#art, #black dahlia, #books, #courts, #crime, #history, #railroads, 8|10|2011


Photo: BMW M1. Credit: Bonhams

A BMW M1 painted by Frank Stella is being auctioned at the Quail Lodge Sale, Aug. 18-19, in Carmel. The BWM belonged to racecar driver Peter Gregg, who committed suicide after an accident left him with double vision and therefore banned from racing.     Phil Patton in the New York Times.


A filing in Bankruptcy Court reveals that Steve Hodel is claiming unpaid royalties for “Black Dahlia Avenger.” The unpaid sum: $224,571.07. The court rejected Hodel’s claim for interest against Arcade Publishing.

Christopher Knight of the Los Angeles Times looks at Michele Bachmann’s views on the Renaissance.

Tea party queen and Republican presidential candidate Michele Bachmann is convinced that America is sinking into tyranny. Why? In a remarkable profile of the candidate appearing in the Aug. 15 issue of the New Yorker magazine, the artistic flowering of the Italian Renaissance takes a beating for having done away with the God-fearing Dark Ages.

The L.A Daily Mirror and L.A. Crime Beat from Twitter feeds prepared to the most exacting specifications by the bots at paper.li.

Photo: Jabberjaw lunchbox.

Jeanne Huber of the Washington Post writes about renewed interest in collecting lunchboxes.

Workers cutting down a fallen oak tree on Culp’s Hill at Gettysburg National Military Park discovered bullets lodged in the trunk. Two portions of the trunk where bullets were found are being preserved at Gettysburg’s museum.

Erica Goode of the New York Times
writes about the search for evidence that might provide DNA from serial killer Ted Bundy.

The African American Heritage Trail lists sites in Washington, D.C., that are historically significant. There’s an online database.

Dwight Garner, writing in the New York Times
, reviews Steve Wick’s biography “William L. Shirer and ‘The Rise and Fall of the Third Reich.’ ”

Shirer’s thick, black book was a fixture in libraries of the “Greatest Generation,” but I was never able to plow through it. I stumbled across Howard K. Smith’s “Last Train From Berlin” and found it much more readable.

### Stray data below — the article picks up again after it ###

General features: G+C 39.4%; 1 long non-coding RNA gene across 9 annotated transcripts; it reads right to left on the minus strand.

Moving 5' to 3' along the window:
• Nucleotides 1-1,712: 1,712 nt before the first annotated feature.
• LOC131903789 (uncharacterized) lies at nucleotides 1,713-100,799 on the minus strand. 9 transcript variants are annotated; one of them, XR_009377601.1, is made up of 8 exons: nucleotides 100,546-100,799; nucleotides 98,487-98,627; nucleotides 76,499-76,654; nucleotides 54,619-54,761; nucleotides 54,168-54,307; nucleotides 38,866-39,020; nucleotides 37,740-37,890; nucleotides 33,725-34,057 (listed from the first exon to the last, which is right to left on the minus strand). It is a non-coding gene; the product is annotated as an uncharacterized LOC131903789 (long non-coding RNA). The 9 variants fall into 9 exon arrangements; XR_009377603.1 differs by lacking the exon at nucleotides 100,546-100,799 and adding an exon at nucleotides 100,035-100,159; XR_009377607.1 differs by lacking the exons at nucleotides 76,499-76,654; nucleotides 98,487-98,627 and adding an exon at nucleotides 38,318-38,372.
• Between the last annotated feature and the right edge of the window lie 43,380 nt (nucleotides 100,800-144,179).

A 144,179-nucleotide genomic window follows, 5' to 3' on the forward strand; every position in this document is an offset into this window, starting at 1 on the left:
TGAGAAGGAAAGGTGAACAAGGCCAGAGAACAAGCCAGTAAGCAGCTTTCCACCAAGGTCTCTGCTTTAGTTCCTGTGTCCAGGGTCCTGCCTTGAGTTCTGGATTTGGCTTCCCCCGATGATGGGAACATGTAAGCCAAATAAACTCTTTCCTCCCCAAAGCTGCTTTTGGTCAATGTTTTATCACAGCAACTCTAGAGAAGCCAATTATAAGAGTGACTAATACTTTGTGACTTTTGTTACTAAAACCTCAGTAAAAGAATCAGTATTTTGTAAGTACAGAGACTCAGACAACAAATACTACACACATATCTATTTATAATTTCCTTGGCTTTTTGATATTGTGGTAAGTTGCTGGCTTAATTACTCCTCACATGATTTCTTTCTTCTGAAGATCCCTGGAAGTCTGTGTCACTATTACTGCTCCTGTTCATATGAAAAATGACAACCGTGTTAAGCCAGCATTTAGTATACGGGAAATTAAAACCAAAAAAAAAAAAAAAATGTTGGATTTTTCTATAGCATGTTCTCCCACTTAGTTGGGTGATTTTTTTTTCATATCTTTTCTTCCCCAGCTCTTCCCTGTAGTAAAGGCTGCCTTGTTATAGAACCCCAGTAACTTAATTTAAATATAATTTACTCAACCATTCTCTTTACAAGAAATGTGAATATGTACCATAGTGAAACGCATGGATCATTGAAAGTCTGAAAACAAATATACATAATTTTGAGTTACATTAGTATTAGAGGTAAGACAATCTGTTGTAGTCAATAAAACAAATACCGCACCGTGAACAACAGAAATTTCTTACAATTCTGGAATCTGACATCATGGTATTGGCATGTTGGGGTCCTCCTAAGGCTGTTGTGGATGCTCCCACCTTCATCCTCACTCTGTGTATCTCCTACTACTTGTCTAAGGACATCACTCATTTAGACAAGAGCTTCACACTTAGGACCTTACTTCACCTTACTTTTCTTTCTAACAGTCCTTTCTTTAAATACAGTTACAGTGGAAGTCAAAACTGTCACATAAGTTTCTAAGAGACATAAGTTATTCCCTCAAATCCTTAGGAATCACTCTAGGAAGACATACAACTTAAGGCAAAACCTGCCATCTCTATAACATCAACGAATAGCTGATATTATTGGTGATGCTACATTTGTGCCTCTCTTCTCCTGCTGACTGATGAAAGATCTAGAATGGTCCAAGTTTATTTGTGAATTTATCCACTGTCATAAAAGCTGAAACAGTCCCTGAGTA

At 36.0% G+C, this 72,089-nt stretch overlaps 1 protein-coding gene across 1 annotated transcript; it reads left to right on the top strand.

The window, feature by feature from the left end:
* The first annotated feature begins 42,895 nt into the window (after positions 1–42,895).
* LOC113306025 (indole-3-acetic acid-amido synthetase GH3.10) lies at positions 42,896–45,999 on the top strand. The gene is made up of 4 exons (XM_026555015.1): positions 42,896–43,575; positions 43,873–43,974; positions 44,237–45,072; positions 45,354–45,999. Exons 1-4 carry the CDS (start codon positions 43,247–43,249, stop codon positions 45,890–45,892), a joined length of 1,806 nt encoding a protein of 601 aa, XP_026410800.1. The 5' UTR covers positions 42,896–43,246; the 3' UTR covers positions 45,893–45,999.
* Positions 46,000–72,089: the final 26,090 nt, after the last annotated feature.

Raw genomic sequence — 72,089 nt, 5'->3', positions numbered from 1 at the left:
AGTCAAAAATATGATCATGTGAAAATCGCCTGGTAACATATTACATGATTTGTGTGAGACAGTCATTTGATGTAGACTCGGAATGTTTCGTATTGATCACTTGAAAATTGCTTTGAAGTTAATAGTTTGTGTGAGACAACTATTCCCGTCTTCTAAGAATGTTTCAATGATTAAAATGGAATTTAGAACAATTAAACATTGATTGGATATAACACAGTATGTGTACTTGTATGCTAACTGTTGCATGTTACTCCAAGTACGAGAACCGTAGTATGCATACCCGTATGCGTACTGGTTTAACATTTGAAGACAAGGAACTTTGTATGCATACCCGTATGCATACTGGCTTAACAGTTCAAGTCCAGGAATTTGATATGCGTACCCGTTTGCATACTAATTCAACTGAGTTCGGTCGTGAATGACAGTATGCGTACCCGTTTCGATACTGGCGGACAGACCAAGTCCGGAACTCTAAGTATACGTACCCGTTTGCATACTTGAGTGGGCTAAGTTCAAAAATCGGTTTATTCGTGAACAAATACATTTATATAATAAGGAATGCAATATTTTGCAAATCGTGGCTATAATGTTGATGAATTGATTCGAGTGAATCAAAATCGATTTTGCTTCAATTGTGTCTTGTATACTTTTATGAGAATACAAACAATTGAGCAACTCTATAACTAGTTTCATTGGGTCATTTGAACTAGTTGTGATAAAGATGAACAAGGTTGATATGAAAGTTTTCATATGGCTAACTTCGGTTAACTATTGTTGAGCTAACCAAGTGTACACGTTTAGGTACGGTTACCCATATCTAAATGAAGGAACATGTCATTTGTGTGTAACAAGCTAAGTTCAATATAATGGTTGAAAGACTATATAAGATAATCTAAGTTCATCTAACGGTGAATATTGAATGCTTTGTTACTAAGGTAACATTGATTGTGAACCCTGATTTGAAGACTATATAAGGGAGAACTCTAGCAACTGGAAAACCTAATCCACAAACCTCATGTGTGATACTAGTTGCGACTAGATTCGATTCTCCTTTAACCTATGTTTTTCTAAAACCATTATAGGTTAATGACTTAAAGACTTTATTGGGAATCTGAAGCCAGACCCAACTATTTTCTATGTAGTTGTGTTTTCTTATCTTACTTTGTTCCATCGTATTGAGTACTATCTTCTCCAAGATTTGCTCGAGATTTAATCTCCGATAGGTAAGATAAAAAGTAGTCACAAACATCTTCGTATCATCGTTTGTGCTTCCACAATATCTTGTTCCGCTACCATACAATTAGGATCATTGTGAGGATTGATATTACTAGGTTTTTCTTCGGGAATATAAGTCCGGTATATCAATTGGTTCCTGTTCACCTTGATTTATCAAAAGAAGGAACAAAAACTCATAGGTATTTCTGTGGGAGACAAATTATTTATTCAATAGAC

Stephan Benzkofer of the Chicago Tribune writes about the long and short robbers, who struck Chicago in 1896.

Ridgley Tower, one of the last railroad control towers, was torn down after the task of controlling traffic was turned over to a computer center. Some items were saved from the rubble and given to a railroad historian. Dave Bakke in the Springfield State Journal-Register.

About lmharnisch

I am retired from the Los Angeles Times
This entry was posted in 1947, Black Dahlia, Cold Cases, Crime and Courts, History, Motorsports, Museums, Politics, Transportation, Washington. Bookmark the permalink.

2 Responses to #art, #black dahlia, #books, #courts, #crime, #history, #railroads, 8|10|2011

  1. frank martin says:

    The people of the greatest generation kept copies of “The Rise And Fall” on their shelves the way that hunters mount the taxidermied head of boars. No matter where you went, it was always there, it was always prominent in the middle of the collection no matter how small or how large, that book glared down at you. The Swastika on its spine stared at you, but the word “FALL” showed you that it was now harmless. That book served as a trophy, a talisman meant to tell one and all that “we beat these monsters”. Its worth remembering that the folks of that age spent a significant amount of time being told that such a thing was impossible and nearly as much time worrying that it might be true. All the same, they fought the beast and as much to their own surprise as anyone elses, they won. The book was a constant reminder to that generation not to give council to their fears, that no matter how bad things were in the current time, things were once very bad indeed and that in spite of all, things worked out for the best.


    • lmharnisch says:

      @Frank: You’re right. It was a trophy to be seen, like the Winston Churchill “Second World War” series, which everybody had and nobody read. Shirer’s less ambitious “Berlin Diary” is much more readable and engaging.

      Not sure I would agree with the second part of your statement, though. I think the 1940s papers, movies and the rest of popular culture are living records of how often Americans were told that they could beat the Axis. But I agree, as I heard from my family, that there was enduring anxiety, especially in the early years.


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